For a more complete understanding of this invention, reference is now made to the following detailed description of the embodiments as illustrated in the accompanying drawings wherein:
(a) FIG. 1 illustrates an anterior view of a wide band antenna incorporated into a garment as shown worn by a wearer;
(b) FIG. 2 shows a dorsal view of the antenna garment shown in FIG. 1;
(c) FIG. 3 shows an interior view of the antenna garment with anechoic material disposed within the inner layer of the garment;
(d) FIG. 4 shows the effect on electric fields with anechoic foam disposed behind the RF feed on electric fields; and
(e) FIG. 5 shows-the effect on electric fields with anechoic foam disposed behind the RF feed and along the gap.
Throughout the several views, like elements are referenced using like references.
Referring to FIGS. 1, 2, and 3 collectively, an antenna garment 20 worn by a human wearer 25 is shown that includes an ultra-broadband antenna 21 integrated into a garment 22 and radiation absorber material 68 disposed within antenna 21. Antenna 21 operates very efficiently over a frequency range of about 35-500 MHz.
Antenna 21 is integrated into garment 22 so that antenna 21 offers no distinctive visual signature that would identify the person wearing antenna garment 20 as a radio operator. Garment 22 is made of an electrically nonconductive material such as a woven fabric selected from the group that includes cotton, wool, polyester, nylon, Kevlar, rayon, and the like. Garment 22 has an outer layer 10 with an anterior or front section 24 and a dorsal or back region 23. From the perspective of the human wearer 25, front section 24 of garment 22 includes a left anterior front section 26 and a right anterior front section 28. Garment 22 also has a left shoulder section 30 and a right shoulder section 32. Antenna 21 includes a first radio frequency (RF) element 34, a second RF element 38, a shorting strap 42, left shoulder strap 44, right shoulder strap 46, RF feed 54, ground feed 56, and impedance matching circuit 57, all of which are attached to the garment 22. RF elements 34 and 38 are attached to garment 22 so that the RF elements are separated by a gap 40.
Radiation absorber material 68 is disposed within antenna 21 to mitigate the radiation hazards posed by antenna garment 20 to the human wearer 25. Measurements of the electric fields within antenna garment 20 indicated that gap 40 allowed the electric field to leak into the human wearer 25. For frequencies below 90 MHz, the electric fields in the area near RF feed 54 were higher than those allowed by the IEEE standards for whole-body exposure.
Referring now to FIG. 3, the inside layer 60 of antenna garment 20 is shown. In the preferred embodiment, a pocket 62 has been sewn on the inside layer of antenna garment 20 in the region of RF feed 54. Radiation absorber material 68, such as anechoic foam, is disposed in pocket 62. Radiation absorber material 68 is also disposed over the length and width of gap 40 that separates RF elements 34 and 38. Radiation absorber material 68 absorbs the electromagnetic fields within antenna garment 20 and limits the wearer's exposure to acceptable absorption levels.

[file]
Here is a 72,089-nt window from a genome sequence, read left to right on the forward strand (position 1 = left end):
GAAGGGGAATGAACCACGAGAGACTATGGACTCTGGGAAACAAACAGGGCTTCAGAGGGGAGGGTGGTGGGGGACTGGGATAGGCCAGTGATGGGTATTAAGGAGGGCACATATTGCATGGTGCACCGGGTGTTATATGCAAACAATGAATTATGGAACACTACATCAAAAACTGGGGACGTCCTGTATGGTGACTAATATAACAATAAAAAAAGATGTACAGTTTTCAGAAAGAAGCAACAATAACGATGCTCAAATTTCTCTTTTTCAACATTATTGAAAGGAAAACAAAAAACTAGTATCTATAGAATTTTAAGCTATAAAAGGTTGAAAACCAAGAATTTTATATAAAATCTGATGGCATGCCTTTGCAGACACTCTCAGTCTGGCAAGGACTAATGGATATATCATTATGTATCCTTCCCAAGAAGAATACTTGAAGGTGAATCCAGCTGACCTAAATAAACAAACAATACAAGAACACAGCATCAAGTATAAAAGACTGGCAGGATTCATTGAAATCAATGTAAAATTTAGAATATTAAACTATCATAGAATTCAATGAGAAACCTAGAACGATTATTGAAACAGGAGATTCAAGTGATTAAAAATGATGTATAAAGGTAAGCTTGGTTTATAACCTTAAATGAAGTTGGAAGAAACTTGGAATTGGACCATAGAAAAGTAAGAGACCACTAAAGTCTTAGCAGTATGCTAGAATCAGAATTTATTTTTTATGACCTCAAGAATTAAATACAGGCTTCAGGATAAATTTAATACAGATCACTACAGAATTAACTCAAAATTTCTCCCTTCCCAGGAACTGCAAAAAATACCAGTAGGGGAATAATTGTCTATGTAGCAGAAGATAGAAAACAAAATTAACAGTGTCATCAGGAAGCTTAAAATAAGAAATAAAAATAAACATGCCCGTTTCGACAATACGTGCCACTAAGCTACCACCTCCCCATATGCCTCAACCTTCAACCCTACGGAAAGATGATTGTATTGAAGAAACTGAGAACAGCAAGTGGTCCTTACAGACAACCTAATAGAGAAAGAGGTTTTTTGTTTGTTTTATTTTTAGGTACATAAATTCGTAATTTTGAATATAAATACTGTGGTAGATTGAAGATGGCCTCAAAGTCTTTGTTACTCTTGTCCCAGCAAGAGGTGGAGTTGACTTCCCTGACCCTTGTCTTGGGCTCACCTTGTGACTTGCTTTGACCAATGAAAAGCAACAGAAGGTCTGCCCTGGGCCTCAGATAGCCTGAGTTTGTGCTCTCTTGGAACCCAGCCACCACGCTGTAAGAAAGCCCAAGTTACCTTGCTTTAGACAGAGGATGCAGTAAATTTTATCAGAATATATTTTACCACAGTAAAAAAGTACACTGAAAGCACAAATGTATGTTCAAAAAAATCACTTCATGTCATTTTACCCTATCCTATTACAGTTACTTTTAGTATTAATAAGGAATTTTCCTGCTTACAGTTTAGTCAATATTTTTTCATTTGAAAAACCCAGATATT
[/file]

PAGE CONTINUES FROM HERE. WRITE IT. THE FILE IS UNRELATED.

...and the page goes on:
FIG. 4 shows the electric fields within antenna garment 20 for an effective input power of 3 W as the number of layers of radiation absorber material 68 disposed in pocket 62 in the region of RF feed 54 is increased. As also shown in FIG. 4, 61.4 V/m is the maximum permissible exposure level set by the IEEE for a controlled environment. Although the electric field within antenna garment 20 is reduced as the number of layers of radiation material 68 disposed in pocket 62 is increased from one, two, and three layers, the electric field is not within the maximum permissible exposure level for all frequencies within the frequency range of antenna garment 20.
FIG. 5 shows the electric fields within antenna garment 20 for input power of 3 W as function of frequency and distance along the centerline above or below RF feed 54. Radiation absorber material 68, disposed over the length and width of gap 40 and in pocket 62, mitigates the radiation hazards posed by antenna garment 20 and reduces the electric fields below the maximum permissible exposure level for all frequencies within the frequency range of antenna garment 20.
Clearly, many modifications and variations of the invention are possible in light of the above teachings. It is therefore to be understood that within the scope of the appended claims, the invention may be practiced otherwise than as specifically described.
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|U.S. Classification||343/718, 343/897|
|International Classification||A41D1/00, H01Q1/08, H01Q1/27|
|Cooperative Classification||H01Q1/273, H01Q1/085, A41D1/002|
|European Classification||H01Q1/27C, H01Q1/08D|
|Oct 3, 2002||AS||Assignment|
Owner name: NAVY SECRETARY OF THE UNITED STATES, VIRGINIA
Free format text: ASSIGNMENT OF ASSIGNORS INTEREST;ASSIGNORS:ADAMS, RICHARD C.;VON MUELLER, DARYL;REEL/FRAME:013368/0912
Effective date: 20021003
|Mar 17, 2008||REMI||Maintenance fee reminder mailed|
|Sep 7, 2008||REIN||Reinstatement after maintenance fee payment confirmed|
|Oct 13, 2008||PRDP||Patent reinstated due to the acceptance of a late maintenance fee|
Effective date: 20081015
|Oct 15, 2008||SULP||Surcharge for late payment|
|Oct 15, 2008||FPAY||Fee payment|
Year of fee payment: 4
|Oct 28, 2008||FP||Expired due to failure to pay maintenance fee|
Effective date: 20080907
|Nov 10, 2011||FPAY||Fee payment|
Year of fee payment: 8
|Apr 15, 2016||REMI||Maintenance fee reminder mailed|
|Sep 7, 2016||LAPS||Lapse for failure to pay maintenance fees|
|Oct 25, 2016||FP||Expired due to failure to pay maintenance fee|
Effective date: 20160907